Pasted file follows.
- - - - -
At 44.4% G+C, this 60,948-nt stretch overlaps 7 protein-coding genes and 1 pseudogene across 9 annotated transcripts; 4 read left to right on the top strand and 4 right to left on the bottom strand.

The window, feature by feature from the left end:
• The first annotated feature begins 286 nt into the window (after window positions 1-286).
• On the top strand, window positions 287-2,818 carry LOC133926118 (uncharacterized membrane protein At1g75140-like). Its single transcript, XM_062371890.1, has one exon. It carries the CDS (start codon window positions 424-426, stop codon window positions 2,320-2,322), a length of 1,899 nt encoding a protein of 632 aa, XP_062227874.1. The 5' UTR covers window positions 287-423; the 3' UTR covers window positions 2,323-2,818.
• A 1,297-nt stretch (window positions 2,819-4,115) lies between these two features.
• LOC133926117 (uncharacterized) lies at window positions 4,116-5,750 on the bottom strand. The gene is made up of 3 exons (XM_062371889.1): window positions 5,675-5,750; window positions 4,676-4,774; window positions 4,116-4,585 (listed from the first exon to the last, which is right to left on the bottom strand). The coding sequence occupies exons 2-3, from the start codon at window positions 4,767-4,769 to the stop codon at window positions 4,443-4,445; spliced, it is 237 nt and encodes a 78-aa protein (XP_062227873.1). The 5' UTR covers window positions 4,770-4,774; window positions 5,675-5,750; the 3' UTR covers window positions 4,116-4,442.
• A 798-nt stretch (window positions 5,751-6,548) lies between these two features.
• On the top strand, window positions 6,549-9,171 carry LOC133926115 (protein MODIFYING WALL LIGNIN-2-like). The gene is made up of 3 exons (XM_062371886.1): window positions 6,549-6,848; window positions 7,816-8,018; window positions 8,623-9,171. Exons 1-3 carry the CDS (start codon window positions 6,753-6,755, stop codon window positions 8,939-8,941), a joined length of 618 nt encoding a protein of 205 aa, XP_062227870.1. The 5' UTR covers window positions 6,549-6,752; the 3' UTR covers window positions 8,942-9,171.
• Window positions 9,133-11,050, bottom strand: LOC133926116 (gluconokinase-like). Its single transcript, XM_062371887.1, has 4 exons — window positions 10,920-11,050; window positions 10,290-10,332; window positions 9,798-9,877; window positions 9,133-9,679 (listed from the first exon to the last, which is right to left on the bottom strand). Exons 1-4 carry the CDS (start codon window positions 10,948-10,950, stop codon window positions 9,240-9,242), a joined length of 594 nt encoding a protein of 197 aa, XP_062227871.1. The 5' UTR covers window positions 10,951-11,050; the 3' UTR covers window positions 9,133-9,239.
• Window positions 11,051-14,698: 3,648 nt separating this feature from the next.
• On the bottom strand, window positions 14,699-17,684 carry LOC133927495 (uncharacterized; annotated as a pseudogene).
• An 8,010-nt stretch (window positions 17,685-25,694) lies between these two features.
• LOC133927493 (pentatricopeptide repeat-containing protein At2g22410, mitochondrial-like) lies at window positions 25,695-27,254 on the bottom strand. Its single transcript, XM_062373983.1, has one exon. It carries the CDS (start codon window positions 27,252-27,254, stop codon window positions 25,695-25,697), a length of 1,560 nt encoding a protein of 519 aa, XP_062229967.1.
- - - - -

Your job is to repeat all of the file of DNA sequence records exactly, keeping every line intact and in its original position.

At 44.4% G+C, this 60,948-nt stretch overlaps 7 protein-coding genes and 1 pseudogene across 9 annotated transcripts; 4 read left to right on the top strand and 4 right to left on the bottom strand.

The window, feature by feature from the left end:
• The first annotated feature begins 286 nt into the window (after window positions 1-286).
• On the top strand, window positions 287-2,818 carry LOC133926118 (uncharacterized membrane protein At1g75140-like). Its single transcript, XM_062371890.1, has one exon. It carries the CDS (start codon window positions 424-426, stop codon window positions 2,320-2,322), a length of 1,899 nt encoding a protein of 632 aa, XP_062227874.1. The 5' UTR covers window positions 287-423; the 3' UTR covers window positions 2,323-2,818.
• A 1,297-nt stretch (window positions 2,819-4,115) lies between these two features.
• LOC133926117 (uncharacterized) lies at window positions 4,116-5,750 on the bottom strand. The gene is made up of 3 exons (XM_062371889.1): window positions 5,675-5,750; window positions 4,676-4,774; window positions 4,116-4,585 (listed from the first exon to the last, which is right to left on the bottom strand). The coding sequence occupies exons 2-3, from the start codon at window positions 4,767-4,769 to the stop codon at window positions 4,443-4,445; spliced, it is 237 nt and encodes a 78-aa protein (XP_062227873.1). The 5' UTR covers window positions 4,770-4,774; window positions 5,675-5,750; the 3' UTR covers window positions 4,116-4,442.
• A 798-nt stretch (window positions 5,751-6,548) lies between these two features.
• On the top strand, window positions 6,549-9,171 carry LOC133926115 (protein MODIFYING WALL LIGNIN-2-like). The gene is made up of 3 exons (XM_062371886.1): window positions 6,549-6,848; window positions 7,816-8,018; window positions 8,623-9,171. Exons 1-3 carry the CDS (start codon window positions 6,753-6,755, stop codon window positions 8,939-8,941), a joined length of 618 nt encoding a protein of 205 aa, XP_062227870.1. The 5' UTR covers window positions 6,549-6,752; the 3' UTR covers window positions 8,942-9,171.
• Window positions 9,133-11,050, bottom strand: LOC133926116 (gluconokinase-like). Its single transcript, XM_062371887.1, has 4 exons — window positions 10,920-11,050; window positions 10,290-10,332; window positions 9,798-9,877; window positions 9,133-9,679 (listed from the first exon to the last, which is right to left on the bottom strand). Exons 1-4 carry the CDS (start codon window positions 10,948-10,950, stop codon window positions 9,240-9,242), a joined length of 594 nt encoding a protein of 197 aa, XP_062227871.1. The 5' UTR covers window positions 10,951-11,050; the 3' UTR covers window positions 9,133-9,239.
• Window positions 11,051-14,698: 3,648 nt separating this feature from the next.
• On the bottom strand, window positions 14,699-17,684 carry LOC133927495 (uncharacterized; annotated as a pseudogene).
• An 8,010-nt stretch (window positions 17,685-25,694) lies between these two features.
• LOC133927493 (pentatricopeptide repeat-containing protein At2g22410, mitochondrial-like) lies at window positions 25,695-27,254 on the bottom strand. Its single transcript, XM_062373983.1, has one exon. It carries the CDS (start codon window positions 27,252-27,254, stop codon window positions 25,695-25,697), a length of 1,560 nt encoding a protein of 519 aa, XP_062229967.1.